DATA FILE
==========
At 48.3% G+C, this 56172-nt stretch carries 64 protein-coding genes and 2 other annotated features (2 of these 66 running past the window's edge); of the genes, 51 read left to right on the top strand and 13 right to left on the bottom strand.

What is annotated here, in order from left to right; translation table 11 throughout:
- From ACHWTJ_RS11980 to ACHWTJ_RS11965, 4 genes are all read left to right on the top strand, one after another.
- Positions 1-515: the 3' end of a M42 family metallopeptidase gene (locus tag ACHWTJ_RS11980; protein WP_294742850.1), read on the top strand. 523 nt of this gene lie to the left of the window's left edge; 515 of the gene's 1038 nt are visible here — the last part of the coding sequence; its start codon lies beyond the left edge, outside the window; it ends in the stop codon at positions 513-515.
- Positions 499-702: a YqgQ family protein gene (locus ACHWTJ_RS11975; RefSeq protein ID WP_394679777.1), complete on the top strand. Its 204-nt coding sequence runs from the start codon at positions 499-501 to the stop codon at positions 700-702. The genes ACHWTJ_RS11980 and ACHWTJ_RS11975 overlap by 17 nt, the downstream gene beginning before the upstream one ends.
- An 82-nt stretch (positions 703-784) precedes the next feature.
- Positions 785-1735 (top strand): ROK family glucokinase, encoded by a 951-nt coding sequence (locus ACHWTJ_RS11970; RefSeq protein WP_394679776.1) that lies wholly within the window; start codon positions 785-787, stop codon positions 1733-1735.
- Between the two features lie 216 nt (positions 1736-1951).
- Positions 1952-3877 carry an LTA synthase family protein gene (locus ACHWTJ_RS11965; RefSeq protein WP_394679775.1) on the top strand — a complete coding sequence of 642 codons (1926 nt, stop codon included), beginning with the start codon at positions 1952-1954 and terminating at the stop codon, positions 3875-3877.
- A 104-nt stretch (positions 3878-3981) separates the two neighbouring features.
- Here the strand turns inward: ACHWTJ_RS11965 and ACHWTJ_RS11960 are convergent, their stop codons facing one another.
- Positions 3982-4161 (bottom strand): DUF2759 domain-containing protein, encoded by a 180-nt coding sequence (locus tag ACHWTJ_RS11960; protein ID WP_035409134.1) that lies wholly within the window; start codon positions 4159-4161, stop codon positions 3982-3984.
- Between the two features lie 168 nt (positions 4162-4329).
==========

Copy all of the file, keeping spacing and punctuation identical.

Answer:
At 48.3% G+C, this 56172-nt stretch carries 64 protein-coding genes and 2 other annotated features (2 of these 66 running past the window's edge); of the genes, 51 read left to right on the top strand and 13 right to left on the bottom strand.

What is annotated here, in order from left to right; translation table 11 throughout:
- From ACHWTJ_RS11980 to ACHWTJ_RS11965, 4 genes are all read left to right on the top strand, one after another.
- Positions 1-515: the 3' end of a M42 family metallopeptidase gene (locus tag ACHWTJ_RS11980; protein WP_294742850.1), read on the top strand. 523 nt of this gene lie to the left of the window's left edge; 515 of the gene's 1038 nt are visible here — the last part of the coding sequence; its start codon lies beyond the left edge, outside the window; it ends in the stop codon at positions 513-515.
- Positions 499-702: a YqgQ family protein gene (locus ACHWTJ_RS11975; RefSeq protein ID WP_394679777.1), complete on the top strand. Its 204-nt coding sequence runs from the start codon at positions 499-501 to the stop codon at positions 700-702. The genes ACHWTJ_RS11980 and ACHWTJ_RS11975 overlap by 17 nt, the downstream gene beginning before the upstream one ends.
- An 82-nt stretch (positions 703-784) precedes the next feature.
- Positions 785-1735 (top strand): ROK family glucokinase, encoded by a 951-nt coding sequence (locus ACHWTJ_RS11970; RefSeq protein WP_394679776.1) that lies wholly within the window; start codon positions 785-787, stop codon positions 1733-1735.
- Between the two features lie 216 nt (positions 1736-1951).
- Positions 1952-3877 carry an LTA synthase family protein gene (locus ACHWTJ_RS11965; RefSeq protein WP_394679775.1) on the top strand — a complete coding sequence of 642 codons (1926 nt, stop codon included), beginning with the start codon at positions 1952-1954 and terminating at the stop codon, positions 3875-3877.
- A 104-nt stretch (positions 3878-3981) separates the two neighbouring features.
- Here the strand turns inward: ACHWTJ_RS11965 and ACHWTJ_RS11960 are convergent, their stop codons facing one another.
- Positions 3982-4161 (bottom strand): DUF2759 domain-containing protein, encoded by a 180-nt coding sequence (locus tag ACHWTJ_RS11960; protein ID WP_035409134.1) that lies wholly within the window; start codon positions 4159-4161, stop codon positions 3982-3984.
- Between the two features lie 168 nt (positions 4162-4329).